FAUST: First, let me say about Charlottesville, it’s just horrifying and heartbreaking. As I mentioned in my recent Morning Prayers address, when I was growing up in Virginia it was a segregated society that closed many of its public schools rather than integrate them after Brown v. Board. And as I watched Virginia change, it was just so heartening to see Virginia elect Douglas Wilder, an African-American, as governor. I’ll never forget the night of the 2008 election, when Virginia went for Barack Obama. I just thought, “This is a different world,” and a far better one than the discriminatory environment in which I grew up. So to see the kind of hatred and bigotry that was put on display in Charlottesville was heart-rending.
“I think turning to history has to be done with great humility, not so much to judge and condemn the past as to understand it as a template for the present.”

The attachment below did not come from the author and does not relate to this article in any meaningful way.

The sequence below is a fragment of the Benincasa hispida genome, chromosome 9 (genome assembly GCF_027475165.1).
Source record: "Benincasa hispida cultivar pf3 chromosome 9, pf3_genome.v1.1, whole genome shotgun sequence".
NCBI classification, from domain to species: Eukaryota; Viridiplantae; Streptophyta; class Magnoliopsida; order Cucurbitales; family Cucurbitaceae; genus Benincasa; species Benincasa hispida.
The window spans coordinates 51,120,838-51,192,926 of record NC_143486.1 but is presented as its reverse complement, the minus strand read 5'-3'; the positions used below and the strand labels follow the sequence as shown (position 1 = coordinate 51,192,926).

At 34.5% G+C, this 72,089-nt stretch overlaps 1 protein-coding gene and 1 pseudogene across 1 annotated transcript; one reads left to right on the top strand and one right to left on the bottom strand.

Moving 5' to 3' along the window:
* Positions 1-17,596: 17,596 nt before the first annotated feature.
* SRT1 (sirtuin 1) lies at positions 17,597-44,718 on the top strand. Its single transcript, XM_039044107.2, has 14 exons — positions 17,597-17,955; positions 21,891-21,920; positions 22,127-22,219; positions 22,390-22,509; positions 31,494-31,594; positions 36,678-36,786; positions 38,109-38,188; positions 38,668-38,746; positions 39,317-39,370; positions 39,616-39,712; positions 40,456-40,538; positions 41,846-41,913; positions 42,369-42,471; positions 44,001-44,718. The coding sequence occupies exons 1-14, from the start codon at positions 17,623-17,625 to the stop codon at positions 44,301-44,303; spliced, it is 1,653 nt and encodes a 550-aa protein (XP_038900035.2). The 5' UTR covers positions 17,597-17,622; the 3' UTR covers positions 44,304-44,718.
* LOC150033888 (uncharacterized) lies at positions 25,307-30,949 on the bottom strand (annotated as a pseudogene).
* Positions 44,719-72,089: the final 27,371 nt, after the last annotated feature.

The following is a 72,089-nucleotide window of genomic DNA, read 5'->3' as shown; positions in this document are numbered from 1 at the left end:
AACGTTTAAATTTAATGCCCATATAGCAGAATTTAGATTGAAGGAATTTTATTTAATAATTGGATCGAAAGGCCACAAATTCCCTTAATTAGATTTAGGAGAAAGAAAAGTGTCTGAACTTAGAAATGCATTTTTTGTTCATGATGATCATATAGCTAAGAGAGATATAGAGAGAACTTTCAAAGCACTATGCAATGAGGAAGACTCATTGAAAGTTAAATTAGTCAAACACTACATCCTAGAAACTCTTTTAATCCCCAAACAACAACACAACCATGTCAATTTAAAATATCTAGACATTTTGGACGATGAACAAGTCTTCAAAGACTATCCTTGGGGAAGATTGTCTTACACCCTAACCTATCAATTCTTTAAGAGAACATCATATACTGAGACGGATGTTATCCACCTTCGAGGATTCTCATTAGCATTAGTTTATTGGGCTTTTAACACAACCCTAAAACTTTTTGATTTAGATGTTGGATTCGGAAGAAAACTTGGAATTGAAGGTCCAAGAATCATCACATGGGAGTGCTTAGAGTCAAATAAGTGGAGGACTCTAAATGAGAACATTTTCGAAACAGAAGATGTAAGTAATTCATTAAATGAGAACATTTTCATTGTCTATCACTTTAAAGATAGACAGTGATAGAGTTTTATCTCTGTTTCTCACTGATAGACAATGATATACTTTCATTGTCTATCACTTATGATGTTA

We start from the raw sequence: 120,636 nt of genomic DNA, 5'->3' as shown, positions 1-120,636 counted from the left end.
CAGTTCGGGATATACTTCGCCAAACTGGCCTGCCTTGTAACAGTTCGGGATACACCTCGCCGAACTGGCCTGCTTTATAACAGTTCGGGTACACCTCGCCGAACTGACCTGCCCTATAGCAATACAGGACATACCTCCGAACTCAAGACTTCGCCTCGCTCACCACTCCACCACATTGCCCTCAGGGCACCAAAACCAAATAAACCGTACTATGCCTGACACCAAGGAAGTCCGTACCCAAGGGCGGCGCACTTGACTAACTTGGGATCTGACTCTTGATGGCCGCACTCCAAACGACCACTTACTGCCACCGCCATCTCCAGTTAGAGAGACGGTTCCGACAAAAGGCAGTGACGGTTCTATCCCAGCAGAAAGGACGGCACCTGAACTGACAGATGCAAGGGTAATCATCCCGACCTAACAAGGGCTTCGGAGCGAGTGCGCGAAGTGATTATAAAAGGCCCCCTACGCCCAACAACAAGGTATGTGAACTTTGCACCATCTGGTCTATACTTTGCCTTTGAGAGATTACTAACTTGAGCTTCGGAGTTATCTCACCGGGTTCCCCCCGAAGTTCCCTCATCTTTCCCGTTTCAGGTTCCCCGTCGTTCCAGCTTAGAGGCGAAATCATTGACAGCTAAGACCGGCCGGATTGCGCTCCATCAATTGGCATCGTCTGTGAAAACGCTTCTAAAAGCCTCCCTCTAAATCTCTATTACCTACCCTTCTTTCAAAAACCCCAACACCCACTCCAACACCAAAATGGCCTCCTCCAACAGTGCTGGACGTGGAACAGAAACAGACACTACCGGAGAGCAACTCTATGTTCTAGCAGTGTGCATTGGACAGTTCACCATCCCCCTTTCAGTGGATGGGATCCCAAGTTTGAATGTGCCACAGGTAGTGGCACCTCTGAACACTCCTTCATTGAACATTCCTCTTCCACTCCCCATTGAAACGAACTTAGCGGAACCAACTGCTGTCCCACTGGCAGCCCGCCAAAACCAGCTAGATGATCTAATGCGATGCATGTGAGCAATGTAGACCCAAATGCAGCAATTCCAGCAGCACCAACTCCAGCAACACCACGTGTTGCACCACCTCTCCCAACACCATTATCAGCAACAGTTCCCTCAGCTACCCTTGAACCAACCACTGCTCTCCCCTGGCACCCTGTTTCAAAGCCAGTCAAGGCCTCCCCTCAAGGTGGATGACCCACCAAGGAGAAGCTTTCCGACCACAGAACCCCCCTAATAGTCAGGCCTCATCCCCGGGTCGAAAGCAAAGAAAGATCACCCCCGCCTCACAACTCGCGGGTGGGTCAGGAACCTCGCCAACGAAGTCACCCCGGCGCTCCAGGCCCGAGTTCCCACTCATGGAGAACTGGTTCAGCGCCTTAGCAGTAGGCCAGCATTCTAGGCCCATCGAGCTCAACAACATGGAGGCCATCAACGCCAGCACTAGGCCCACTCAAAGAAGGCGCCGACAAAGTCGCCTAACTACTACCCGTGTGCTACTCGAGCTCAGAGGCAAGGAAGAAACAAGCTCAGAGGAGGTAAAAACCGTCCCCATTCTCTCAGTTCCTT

You were asking about the emphasis on history, which obviously was a central component of the Charlottesville issue, because it centered on a statue of Robert E. Lee. I think it’s appropriate and good for the United States to look at its history, because I do think that there are many legacies of that history in our own time, and we need to understand those. If we try to simply live in the present, there’s a lot about social arrangements in this country that we won’t understand. So to look back and see what the experience of different groups in this country have been and the ways in which law and custom reinforced and set the parameters for hatred and discrimination is an important lesson, not least because it makes us look to ourselves and say, “What don’t I see about my own time?” It’s not so much to condemn people in the past that we look at the past, but to understand how they came to see that daily reality as the appropriate choice for them and for their society. It makes us understand better, I think, the choices we have in our own time and the choices that we have made in our own time — and the choices we might be making now that our grandchildren will deplore. So I think turning to history has to be done with great humility, not so much to judge and condemn the past as to understand it as a template for the present.